Build your Magento playground in less than 60 seconds!

You're going to the Magento Bugathon in Los Angeles? Or joining from the Magento Hackathon in Zuerich? Planning to go to the San Francisco Hackathon in April? Or to any other Hackathon? Or just hanging around with your friends or collegues hacking some cool Magento stuff?

Then you'll need a fresh Magento instance! In this blog post I'll show you how to create a new Magento instance in less than a minute from any source!


This blog post will not cover how to install a LAMP stack. I'm assuming you already have an existing Linux environment with following components:

  • Apache (or even better: nginx) and a configured virtual host
  • PHP (or even better: php-fpm), including all needed module (check the system requirements)
  • MySQL and an empty database including a database user (see snippet)

Btw, setting up a VirtualBox machine that comes with this software stack and any other required configuration using Chef and Vagrant is even more fun. (But is not covered in this article, and well... might take a little longer than 60 seconds :)

Let's get started

n98-magerun is an awesome tool that will not only help you to set up your Magento instance. If you don't know that tool yet you should definitely check it out.

n98-magerun can install a Magento instance from different sources. By default it comes with a pre-packaged configuration the recent Magento Community editions, some alternative sources and even experimental support for Magento 2!

The great thing about this tool is, that it allows you to add custom configuration for additional sources. The prepackaged configuration can be found here (this file is part of the phar archive). But n98-magerun will check some other locations for additional configuration. Read more about this here.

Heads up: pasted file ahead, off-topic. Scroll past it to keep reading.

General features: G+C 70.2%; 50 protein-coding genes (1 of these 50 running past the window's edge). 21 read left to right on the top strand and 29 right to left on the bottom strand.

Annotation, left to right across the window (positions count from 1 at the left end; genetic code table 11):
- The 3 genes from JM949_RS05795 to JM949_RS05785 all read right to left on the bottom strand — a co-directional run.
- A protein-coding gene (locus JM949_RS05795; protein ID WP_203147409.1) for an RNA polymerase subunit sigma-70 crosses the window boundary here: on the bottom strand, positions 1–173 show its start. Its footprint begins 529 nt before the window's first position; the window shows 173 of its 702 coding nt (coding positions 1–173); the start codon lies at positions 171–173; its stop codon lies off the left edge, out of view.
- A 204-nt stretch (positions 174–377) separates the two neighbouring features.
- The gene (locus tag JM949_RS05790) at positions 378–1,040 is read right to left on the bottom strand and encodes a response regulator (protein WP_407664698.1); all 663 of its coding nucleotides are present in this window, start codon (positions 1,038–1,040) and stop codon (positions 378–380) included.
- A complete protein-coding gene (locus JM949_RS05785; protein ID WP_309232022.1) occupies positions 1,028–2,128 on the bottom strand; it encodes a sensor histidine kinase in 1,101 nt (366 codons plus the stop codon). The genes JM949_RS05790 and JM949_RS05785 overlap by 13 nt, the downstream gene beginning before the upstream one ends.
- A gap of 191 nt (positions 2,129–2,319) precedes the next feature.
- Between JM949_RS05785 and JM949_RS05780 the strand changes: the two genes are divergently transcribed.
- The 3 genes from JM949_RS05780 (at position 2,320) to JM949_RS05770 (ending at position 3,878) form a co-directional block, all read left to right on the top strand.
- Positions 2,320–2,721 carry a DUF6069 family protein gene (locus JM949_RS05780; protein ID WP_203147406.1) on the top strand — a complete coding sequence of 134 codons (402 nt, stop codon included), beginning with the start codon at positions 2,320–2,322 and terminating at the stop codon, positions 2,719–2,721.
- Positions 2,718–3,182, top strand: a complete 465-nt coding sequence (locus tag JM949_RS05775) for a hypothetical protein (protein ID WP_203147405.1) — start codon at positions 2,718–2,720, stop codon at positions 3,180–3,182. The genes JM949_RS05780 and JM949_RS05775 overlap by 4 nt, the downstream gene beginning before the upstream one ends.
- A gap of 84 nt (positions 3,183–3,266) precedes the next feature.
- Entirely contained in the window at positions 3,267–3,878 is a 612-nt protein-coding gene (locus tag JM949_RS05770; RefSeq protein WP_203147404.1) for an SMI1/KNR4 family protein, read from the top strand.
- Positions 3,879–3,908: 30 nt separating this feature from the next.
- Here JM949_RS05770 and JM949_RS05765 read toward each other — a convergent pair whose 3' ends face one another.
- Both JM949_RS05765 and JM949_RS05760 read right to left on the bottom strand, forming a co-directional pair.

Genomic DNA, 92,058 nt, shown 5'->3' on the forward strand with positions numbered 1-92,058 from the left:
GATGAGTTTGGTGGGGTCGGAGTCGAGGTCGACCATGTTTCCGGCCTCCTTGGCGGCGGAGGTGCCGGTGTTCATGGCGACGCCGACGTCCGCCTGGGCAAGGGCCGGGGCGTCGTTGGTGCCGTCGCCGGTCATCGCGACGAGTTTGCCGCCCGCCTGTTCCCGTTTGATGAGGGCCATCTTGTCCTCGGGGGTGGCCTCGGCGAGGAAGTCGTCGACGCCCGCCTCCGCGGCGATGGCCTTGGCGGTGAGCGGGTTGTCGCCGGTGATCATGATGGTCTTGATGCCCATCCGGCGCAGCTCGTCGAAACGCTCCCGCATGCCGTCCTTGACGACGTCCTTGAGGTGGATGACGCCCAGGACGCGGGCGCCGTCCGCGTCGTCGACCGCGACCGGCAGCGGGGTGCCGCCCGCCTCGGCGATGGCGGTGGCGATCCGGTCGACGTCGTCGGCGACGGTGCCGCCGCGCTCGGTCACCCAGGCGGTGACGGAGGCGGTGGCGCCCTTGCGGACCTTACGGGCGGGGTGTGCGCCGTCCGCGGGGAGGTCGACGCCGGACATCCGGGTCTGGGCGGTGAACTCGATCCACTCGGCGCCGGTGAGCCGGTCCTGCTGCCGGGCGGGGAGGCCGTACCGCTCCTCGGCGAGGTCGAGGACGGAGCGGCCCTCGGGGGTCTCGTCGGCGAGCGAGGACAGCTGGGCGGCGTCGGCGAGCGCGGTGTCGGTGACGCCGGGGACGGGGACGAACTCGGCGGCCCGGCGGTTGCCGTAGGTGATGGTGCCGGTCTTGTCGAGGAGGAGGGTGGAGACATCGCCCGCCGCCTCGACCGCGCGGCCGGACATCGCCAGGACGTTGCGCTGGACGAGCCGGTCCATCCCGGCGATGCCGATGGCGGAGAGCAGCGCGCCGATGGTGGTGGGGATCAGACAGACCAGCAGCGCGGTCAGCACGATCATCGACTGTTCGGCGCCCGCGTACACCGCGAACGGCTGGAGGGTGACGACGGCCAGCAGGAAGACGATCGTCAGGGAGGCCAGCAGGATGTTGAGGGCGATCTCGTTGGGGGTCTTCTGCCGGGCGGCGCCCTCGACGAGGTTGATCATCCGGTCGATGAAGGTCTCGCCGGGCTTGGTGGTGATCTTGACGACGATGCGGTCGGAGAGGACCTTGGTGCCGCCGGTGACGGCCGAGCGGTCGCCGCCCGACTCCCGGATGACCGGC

Magento has provided a git repository on GitHub with the latest Magento code (that btw, will be the basis for the upcoming releases CE 1.8 and EE 1.13).

By adding a configuration file with the following content, n98-magerun will install Magento using the sources from that git repository. I chose to add this configuration to /etc/n98-magerun.yaml.

- name: magento-bugathon
version: dev-master
type: git
reference: master
sample-data: sample-data-

currency: USD
locale: en_US
timezone: America/Los_Angeles
use_secure: no
use_rewrites: yes
session_save: files
admin_username: admin
admin_firstname: John
admin_lastname: Doe
admin_password: password123
admin_frontname: admin

Getting n98-magerun

You can download n98-magerun (see official documentation) and place it in your current folder or you can move it to a folder in your path so that you'll be able to access it from everywhere:

sudo curl -o /usr/bin/n98-magerun.phar
sudo chmod +x /usr/bin/n98-magerun.phar

Installing Magento

Now go to the parent directory of the webroot you configured in Apache (or Nginx) and install Magento by executing this command and following the instructions:

n98-magerun.phar install

If you have the custom configuration file in place you should see the option "magento-bugathon" that is configured to get the Magento sources from the repository that was created for the hackathon.

Magento will install now and you can even chose to have the sample data included!

After the installation n98-magerun will automatically trigger the indexers and will even perform some basic tests to verify that your new Magento instance is working correctly:

What's next?

In case there is no .htaccess file in the Magento root folder (not sure if this is a bug, but it was not there in my case) copy over the .htaccess.sample file and check the file in case you need some modifications...

Also you might want to install modman:

sudo curl -o /usr/bin/modman
sudo chmod +x /usr/bin/modman

Here is some more information on the Magento installer (incl. a Youtube video showing the installer in action).

That's it!

n98-magerun is an awesome tool and even if you screw up your Magento instance during the Hackathon and you want to start from scratch (or if you need multiple Magento versions next to each other to test your module in those different versions) n98-magerun will help you to get this task done quickly and efficient. Less time spent on the boring stuff gives you more time to spend on the interesting things :)

Thanks a lot to Christian Münch, Alexander Menk and all the other contributors of this project!


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